Performance Style
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Not much is known about the performance style of the scop. From the evidence of the descriptions in the epic poem Beowulf, we can conclude that the scop's performance was highly theatrical and vigorous.   In the following quote the monster Grendel is goaded into murderous fury by the performances in the mead hall:

Then the great monster in  the outer darkness 
suffered fierce pain, for each new day
he heard happy laughter loud in the hall,
the thrum of the harp, clear song of the scop.

Most scops performed before groups.  Many performed in the great halls of chieftains and kings.  Some noblemen may have employed their own house scops.  Other scops may have traveled from court to court.  Some chieftains and kings are reported to have cultivated the performance skills of the scop to enhance their public personas.

Most scholars believe the scop accompanied himself with a harp.  The scop's harp was a six-stringed instrument that is thought to have exceeded three feet in length.  The scop probably sat while performing (despite the fact that many modern illustrations show the performer standing.)

The tones of the harp were probably used to mark emphatic alliterative syllables while the scop gave his performance in delivery style that was somewhere between speaking and singing.  The "music" of the harp was present to enhance the rhythmic qualities of the text, not as a pleasing melody. 

The scop performed heroic lays and heroic epics.  These narratives moved swiftly to their conclusions, and centered on the deeds of a few men who acted out their fates with their own sense of justice, regardless of the consequences to themselves and others.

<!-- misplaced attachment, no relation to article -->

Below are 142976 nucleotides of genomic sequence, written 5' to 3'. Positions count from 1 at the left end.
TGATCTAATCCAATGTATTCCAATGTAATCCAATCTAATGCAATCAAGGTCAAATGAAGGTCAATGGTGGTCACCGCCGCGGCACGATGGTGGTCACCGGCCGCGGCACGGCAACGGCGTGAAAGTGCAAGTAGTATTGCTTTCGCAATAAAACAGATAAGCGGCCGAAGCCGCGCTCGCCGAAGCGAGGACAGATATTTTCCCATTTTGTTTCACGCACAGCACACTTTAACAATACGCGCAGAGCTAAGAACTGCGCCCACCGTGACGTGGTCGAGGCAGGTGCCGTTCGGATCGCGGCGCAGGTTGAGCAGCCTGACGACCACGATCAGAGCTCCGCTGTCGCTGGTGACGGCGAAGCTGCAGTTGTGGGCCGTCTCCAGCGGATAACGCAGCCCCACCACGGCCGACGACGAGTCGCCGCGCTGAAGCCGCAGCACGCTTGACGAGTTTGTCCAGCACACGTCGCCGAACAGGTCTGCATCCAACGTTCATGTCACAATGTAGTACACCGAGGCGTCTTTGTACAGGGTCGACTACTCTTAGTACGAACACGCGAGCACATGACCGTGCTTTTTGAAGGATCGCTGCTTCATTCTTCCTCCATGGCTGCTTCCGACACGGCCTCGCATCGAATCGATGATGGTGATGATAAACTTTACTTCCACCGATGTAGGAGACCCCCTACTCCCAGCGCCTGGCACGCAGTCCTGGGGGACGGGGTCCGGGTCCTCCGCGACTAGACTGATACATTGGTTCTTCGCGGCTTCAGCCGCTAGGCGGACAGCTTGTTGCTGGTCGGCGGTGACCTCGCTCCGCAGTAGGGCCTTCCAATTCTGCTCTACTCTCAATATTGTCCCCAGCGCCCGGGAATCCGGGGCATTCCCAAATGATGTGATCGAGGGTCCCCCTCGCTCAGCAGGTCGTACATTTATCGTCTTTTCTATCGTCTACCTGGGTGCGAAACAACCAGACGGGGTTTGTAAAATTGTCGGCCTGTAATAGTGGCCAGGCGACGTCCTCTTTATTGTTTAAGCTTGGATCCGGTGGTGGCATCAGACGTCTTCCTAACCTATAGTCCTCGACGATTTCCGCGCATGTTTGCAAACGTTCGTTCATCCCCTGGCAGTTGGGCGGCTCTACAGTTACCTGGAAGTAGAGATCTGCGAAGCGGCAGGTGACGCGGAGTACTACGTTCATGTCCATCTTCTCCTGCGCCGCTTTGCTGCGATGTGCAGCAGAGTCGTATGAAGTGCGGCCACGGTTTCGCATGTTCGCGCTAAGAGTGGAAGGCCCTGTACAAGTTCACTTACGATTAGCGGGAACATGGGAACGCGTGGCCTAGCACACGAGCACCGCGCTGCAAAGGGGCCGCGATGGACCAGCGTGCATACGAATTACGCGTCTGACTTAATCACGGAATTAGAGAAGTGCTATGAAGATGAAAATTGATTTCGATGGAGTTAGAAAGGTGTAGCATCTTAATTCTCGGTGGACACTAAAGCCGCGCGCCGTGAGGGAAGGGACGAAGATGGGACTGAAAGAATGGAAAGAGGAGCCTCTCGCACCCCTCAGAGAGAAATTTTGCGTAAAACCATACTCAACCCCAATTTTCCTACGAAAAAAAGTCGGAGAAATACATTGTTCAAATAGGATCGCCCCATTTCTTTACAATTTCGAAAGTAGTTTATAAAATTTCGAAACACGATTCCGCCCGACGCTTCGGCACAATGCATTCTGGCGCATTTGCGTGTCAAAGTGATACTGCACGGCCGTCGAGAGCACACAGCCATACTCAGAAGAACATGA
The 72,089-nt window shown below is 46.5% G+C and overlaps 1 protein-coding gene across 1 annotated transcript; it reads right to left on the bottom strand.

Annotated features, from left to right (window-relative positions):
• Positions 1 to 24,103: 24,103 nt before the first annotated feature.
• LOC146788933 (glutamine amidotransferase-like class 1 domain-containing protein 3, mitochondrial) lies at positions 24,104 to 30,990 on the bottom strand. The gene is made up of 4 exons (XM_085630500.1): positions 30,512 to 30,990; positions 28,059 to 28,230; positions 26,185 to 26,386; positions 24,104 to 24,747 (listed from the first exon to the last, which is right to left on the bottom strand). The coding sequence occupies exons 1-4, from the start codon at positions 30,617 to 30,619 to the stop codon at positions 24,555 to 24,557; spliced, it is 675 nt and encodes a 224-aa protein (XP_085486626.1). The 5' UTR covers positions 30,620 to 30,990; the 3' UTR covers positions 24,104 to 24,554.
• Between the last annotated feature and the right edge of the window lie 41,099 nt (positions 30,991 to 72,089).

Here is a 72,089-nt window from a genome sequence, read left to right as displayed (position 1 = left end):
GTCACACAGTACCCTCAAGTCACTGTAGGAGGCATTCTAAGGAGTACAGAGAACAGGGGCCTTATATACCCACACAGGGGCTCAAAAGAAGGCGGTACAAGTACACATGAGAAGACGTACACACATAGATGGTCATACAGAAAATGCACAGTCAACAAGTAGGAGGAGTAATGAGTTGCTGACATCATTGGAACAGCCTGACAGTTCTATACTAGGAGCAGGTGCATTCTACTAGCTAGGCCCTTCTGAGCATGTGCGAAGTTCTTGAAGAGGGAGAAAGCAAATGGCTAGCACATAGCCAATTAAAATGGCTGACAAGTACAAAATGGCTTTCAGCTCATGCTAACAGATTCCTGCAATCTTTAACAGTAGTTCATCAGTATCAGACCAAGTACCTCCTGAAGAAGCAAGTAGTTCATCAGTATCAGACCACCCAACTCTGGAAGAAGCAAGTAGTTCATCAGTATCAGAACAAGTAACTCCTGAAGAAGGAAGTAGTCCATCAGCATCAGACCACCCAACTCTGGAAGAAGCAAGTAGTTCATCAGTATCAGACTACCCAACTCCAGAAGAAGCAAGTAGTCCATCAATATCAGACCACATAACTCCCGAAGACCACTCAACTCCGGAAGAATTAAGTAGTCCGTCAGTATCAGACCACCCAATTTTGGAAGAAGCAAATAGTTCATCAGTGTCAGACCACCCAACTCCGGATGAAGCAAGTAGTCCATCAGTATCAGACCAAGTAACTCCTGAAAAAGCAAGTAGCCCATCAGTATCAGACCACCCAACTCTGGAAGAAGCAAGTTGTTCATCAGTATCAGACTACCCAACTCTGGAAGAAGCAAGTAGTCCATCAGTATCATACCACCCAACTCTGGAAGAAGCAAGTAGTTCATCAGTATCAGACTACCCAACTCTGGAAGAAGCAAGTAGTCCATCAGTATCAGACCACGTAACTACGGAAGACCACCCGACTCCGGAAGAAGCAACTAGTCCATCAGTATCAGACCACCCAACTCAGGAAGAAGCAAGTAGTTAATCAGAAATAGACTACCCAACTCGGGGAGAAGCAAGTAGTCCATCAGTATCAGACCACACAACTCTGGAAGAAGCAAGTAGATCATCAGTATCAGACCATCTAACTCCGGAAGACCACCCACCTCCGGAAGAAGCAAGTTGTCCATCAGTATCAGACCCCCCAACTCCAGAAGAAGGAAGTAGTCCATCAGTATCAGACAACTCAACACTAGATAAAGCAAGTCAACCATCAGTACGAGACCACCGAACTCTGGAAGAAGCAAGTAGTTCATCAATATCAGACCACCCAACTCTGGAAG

Rulers rewarded the scop according to the amount of generosity, gratitude, or prudence his performance inspired.  The fictional singer of the poem Widsith lists the following gifts that had been given to him:

rings

gold coins

land

Anglo Saxon chieftains gave rings of gold and other precious metals so frequently that the poetical name for chief was beag-gifa, or ring-giver.  These "rings" might come as an adornment for the finger (as we would assume today) or in the form of bracelets, arm-rings, or collars. 

The performance of a skilled scop was so highly valued that there are several mentions from 5th through 10th century literature of kings and queens giving land grants to deserving poets.  The scop was not merely an amusing performer, but a powerful member of the community in command of potent tools for shaping public opinion.

Compiled by Dr. Kelly S. Taylor
Copyright 2003 by University of North Texas. All rights reserved.
Revised: 30 Sep 2003 15:56:51 -0500